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Reforms to Korean corporate and securities law carried out in the wake of the 1997-1998 East Asian financial crisis included a mandate that boards include a minimum number of outside directors and facilitation of shareholder lawsuits against board members for damages. The strategy of imposing liability risk on directors (both inside and outside) appeared to follow U.S. practice. In the U.S., outside directors of public companies are often sued but rarely face personal, or “out-of-pocket,” liability unless they engage in self-dealing. Instead, damages and legal fees are paid by the company, directors' and officers' (D&O) insurance, or both. Outside directors of public companies in Australia, Canada, Britain, France, Germany, and Japan similarly rarely face out-of-pocket liability due to shareholder lawsuits. Moreover, when events have occurred in these countries that increase the risk of out-of-pocket liability, there is a strong tendency for political or market forces to reestablish a non-zero but minimal level of risk for actions that do not involve self-dealing. Korea’s experience seems to be similar. We argue that Korea could go somewhat further to encourage litigation against outside directors of public companies, but should not open the way for “out of pocket” liability to become commonplace.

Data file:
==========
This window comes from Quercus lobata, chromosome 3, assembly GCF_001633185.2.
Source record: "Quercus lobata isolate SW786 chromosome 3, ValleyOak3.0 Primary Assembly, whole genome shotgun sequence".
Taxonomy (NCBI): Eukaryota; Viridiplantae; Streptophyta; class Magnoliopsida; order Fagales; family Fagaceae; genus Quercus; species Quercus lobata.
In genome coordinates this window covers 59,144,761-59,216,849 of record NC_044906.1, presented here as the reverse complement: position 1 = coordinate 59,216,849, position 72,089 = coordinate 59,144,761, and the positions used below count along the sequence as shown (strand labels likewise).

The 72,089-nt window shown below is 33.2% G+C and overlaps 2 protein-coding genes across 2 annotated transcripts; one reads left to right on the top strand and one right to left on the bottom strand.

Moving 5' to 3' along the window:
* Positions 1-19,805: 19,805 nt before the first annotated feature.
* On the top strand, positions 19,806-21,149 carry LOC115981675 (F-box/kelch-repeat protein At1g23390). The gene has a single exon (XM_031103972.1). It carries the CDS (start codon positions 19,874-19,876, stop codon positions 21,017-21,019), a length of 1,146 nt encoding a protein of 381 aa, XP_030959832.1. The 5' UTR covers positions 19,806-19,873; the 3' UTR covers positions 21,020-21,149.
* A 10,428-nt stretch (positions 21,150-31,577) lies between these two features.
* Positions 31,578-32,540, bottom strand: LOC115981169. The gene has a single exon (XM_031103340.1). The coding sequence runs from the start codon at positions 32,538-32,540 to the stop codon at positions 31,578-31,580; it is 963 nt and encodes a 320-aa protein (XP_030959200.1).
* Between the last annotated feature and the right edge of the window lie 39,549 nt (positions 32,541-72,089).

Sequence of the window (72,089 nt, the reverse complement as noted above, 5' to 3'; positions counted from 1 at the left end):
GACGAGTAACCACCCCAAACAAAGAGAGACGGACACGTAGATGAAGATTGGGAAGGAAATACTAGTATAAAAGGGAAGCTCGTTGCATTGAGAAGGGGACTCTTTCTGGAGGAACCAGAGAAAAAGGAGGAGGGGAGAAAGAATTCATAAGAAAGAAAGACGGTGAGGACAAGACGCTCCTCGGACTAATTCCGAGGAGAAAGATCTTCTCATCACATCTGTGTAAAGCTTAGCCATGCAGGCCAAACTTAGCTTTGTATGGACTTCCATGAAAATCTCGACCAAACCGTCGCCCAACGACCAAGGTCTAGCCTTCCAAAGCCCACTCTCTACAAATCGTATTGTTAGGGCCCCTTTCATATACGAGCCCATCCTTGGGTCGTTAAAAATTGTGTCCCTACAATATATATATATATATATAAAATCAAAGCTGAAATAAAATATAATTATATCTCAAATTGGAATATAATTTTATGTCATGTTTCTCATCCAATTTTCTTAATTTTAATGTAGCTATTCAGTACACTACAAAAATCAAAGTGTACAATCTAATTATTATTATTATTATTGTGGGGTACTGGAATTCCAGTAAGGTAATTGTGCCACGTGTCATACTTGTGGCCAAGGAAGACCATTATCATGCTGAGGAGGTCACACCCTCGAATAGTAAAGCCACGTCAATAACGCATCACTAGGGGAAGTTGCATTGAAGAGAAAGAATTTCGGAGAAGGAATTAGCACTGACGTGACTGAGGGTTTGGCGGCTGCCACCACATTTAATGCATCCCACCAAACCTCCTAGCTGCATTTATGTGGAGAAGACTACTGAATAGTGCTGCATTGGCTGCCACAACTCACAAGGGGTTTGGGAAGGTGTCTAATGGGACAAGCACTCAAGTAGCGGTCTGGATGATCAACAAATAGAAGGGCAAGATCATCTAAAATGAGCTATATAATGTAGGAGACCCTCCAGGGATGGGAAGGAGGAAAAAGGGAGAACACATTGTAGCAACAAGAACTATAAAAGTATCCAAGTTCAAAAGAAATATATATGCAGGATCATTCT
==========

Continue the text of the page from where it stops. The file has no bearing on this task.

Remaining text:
For a shorter, somewhat updated version of this article, see Black, Cheffins & Klausner, Shareholder Suits Against Korean Directors (2012), at

For the other principal pieces of our overall project on outside director liability, see:

Black, Cheffins & Klausner, Outside Director Liability (Stanford Law Review, 2006),

Cheffins and Black, Outside Director Liability Across Countries, (Texas Law Review 2006),

Additional pieces of this overall project are: (policy analysis) (a pre-Enron and WorldCom version of Outside Director Liability) (study of Korea) (summary article for a finance audience) (Germany-centered) (German language version of Germany-paper) (summary for practitioner audience)

Published in

Journal of Korean Law
Vol. 11, pp. 325-362, 2011

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